FIR against Nanavati Hospital for overchargingUpdated: Jul 03, 2020 10:50 IST
A first information report (FIR), based on a complaint from the civic body, has been filed against Nanavati hospital, one of the major hospitals dedicated to Covid-19 treatment in the city, for allegedly overcharging a patient. The 62-year-old patient, who was in hospital for 47 days, was charged ₹17 lakh, according to the complaint.
The chairman, top management executives of hospital and other trustees have been booked by the police and summoned for recording their statements. Hindustan Times has a copy of the FIR, in which the names of the individuals have not been mentioned.
The hospital management, in a statement, said, “We have learnt from media reports that an FIR has been filed owing to some alleged discrepancy in a bill. We are awaiting the copy of the complaint to scrutinise the bill and will fully cooperate with the authorities concerned to redress the issue.” “We have registered an offence against chairman and trustees of Nanavati hospital for overcharging a Covid patient, after receiving a complaint from [Brihanmumbai Municipal Corporation] BMC officials. Investigation is on,” said Abhishek Trimukhe, deputy commissioner of police, zone 9.
“We have received a complaint from BMC official on June 30 and on the basis of it, an FIR under section 188 (disobedience to order duly promulgated by public servant) and 34 (common intention) of Indian Penal Code has been registered against the executives of the Nanavati hospital,” said Suhas Raikar, assistant commissioner of police.
According to the complaint, the victim is a woman from Santacruz. Her son said she was kept in a quarantine facility for two-three days in Lokhandwala. She was in a serious condition when she was taken to the institutional quarantine facility and then on May 9, she was admitted to Nanavati hospital.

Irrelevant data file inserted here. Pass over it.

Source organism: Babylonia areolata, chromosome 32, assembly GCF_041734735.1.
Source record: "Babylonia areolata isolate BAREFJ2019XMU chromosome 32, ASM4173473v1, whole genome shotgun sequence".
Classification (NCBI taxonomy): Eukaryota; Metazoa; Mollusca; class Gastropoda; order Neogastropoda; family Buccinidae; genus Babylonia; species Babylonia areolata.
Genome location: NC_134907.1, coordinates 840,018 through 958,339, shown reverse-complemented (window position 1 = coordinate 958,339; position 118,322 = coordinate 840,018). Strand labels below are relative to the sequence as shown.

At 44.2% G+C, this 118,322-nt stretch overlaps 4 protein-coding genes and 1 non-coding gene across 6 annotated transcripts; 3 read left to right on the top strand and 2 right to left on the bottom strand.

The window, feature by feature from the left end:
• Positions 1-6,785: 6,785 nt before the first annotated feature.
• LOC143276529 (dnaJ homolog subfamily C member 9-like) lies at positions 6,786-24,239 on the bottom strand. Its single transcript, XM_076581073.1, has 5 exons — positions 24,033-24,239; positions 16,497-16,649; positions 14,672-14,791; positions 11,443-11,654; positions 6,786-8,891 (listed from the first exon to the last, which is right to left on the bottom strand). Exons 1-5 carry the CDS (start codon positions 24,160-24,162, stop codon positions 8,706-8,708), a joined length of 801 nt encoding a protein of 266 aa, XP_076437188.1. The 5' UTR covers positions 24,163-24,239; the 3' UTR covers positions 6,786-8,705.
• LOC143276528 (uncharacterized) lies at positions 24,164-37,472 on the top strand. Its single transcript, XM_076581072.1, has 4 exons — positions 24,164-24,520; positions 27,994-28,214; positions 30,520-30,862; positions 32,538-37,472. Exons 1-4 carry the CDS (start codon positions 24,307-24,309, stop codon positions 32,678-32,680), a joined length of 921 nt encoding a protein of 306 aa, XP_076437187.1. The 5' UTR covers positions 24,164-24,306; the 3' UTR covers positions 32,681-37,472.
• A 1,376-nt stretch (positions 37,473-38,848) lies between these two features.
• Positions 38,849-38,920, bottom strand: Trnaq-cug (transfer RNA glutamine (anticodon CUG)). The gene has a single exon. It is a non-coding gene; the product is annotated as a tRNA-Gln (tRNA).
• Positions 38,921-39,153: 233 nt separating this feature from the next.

“She was in the hospital till June 24. She was kept in a non-ICU Covid ward for two days and later, was shifted to a Covid ICU ward. She was on a ventilator for at least 25 days,” the son said.
At the time of the admission, her son deposited ₹90,000. After some days , he was asked to pay an additional amount. After 10-12 days, the family was told that the bill was ₹9 lakh and after deducting ₹5 lakh insurance cover and the ₹90,000 deposit, the family was to pay ₹3 lakh.
The family approached Shiv Sena leader Nitin Nangaonkar, who spoke to the hospital’s management.
As the time of discharge, the family was told that the total bill was ₹17 lakh and that the family has to pay ₹11 lakh after deducting insurance cover and deposit
The family said that they were unable to pay the amount and the patient’s son said that no break-up of the bill was given. The son with the help of Sena leader approached BMC and civic officials began an inquiry.
During the inquiry, civic officials found that the hospital did not follow the government’s order with respect to billing and charged the patient exorbitantly, the police said.
Ramchandra Khobrekar, junior auditor of BMC’s K/W ward, then filed the police complaint on behalf of BMC. The patient was made witness in the complaint. Khobrekar was unable for comment.
In May, Maharashtra imposed a price cap on private hospitals treating Covid-19 patients after allegations that many of these healthcare facilities were charging exorbitant fees in a bid to compensate for a 90% dip in the admission of non-Covid-19 patients. Restrictions had also been imposed on the billing of medicines in private hospitals.
Private hospitals are allowed to charge up to ₹4,000 daily for the treatment of Covid-19 patients on a general bed, Rs7,000 for intensive care unit (ICU) and ₹9,000 for a ventilator, according to the new guidelines issued by the state health department.
All private hospitals come under the Epidemic Diseases Act, 1897, and are liable to follow the rules of the state government amid the pandemic.
The state government offers three kinds of facilities to treat Covid-19 patients.
Government-run hospitals are offering treatment for free, while 1,000 hospitals are covered under the Mahatma Jyotiba Phule Jan Arogya Yojana, which provides insurance coverage of ₹1.5 lakh. Private hospitals have to provide treatment as per the concessional rate decided by the state government.